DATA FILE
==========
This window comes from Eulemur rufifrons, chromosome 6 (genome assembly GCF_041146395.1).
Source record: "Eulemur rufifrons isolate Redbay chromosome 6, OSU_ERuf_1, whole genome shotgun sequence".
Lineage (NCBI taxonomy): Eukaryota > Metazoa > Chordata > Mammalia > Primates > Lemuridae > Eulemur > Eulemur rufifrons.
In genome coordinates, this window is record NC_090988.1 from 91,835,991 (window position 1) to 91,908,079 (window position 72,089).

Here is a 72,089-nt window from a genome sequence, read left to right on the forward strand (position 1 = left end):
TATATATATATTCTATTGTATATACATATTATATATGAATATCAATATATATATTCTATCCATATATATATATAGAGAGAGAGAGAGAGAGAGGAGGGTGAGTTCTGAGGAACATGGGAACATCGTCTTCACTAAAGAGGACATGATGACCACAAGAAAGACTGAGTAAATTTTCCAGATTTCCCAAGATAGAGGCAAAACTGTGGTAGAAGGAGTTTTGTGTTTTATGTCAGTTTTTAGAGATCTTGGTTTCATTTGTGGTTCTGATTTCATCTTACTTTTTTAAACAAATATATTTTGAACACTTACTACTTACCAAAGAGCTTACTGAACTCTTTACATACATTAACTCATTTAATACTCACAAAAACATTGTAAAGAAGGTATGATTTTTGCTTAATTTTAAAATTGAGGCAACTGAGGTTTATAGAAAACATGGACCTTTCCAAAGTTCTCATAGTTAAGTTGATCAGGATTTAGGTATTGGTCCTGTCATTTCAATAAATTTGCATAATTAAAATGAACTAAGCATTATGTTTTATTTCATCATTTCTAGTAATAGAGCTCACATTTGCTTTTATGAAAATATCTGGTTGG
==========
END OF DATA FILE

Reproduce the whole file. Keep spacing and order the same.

This window comes from Eulemur rufifrons, chromosome 6 (genome assembly GCF_041146395.1).
Source record: "Eulemur rufifrons isolate Redbay chromosome 6, OSU_ERuf_1, whole genome shotgun sequence".
Lineage (NCBI taxonomy): Eukaryota > Metazoa > Chordata > Mammalia > Primates > Lemuridae > Eulemur > Eulemur rufifrons.
In genome coordinates, this window is record NC_090988.1 from 91,835,991 (window position 1) to 91,908,079 (window position 72,089).

Here is a 72,089-nt window from a genome sequence, read left to right on the forward strand (position 1 = left end):
TATATATATATTCTATTGTATATACATATTATATATGAATATCAATATATATATTCTATCCATATATATATATAGAGAGAGAGAGAGAGAGAGGAGGGTGAGTTCTGAGGAACATGGGAACATCGTCTTCACTAAAGAGGACATGATGACCACAAGAAAGACTGAGTAAATTTTCCAGATTTCCCAAGATAGAGGCAAAACTGTGGTAGAAGGAGTTTTGTGTTTTATGTCAGTTTTTAGAGATCTTGGTTTCATTTGTGGTTCTGATTTCATCTTACTTTTTTAAACAAATATATTTTGAACACTTACTACTTACCAAAGAGCTTACTGAACTCTTTACATACATTAACTCATTTAATACTCACAAAAACATTGTAAAGAAGGTATGATTTTTGCTTAATTTTAAAATTGAGGCAACTGAGGTTTATAGAAAACATGGACCTTTCCAAAGTTCTCATAGTTAAGTTGATCAGGATTTAGGTATTGGTCCTGTCATTTCAATAAATTTGCATAATTAAAATGAACTAAGCATTATGTTTTATTTCATCATTTCTAGTAATAGAGCTCACATTTGCTTTTATGAAAATATCTGGTTGG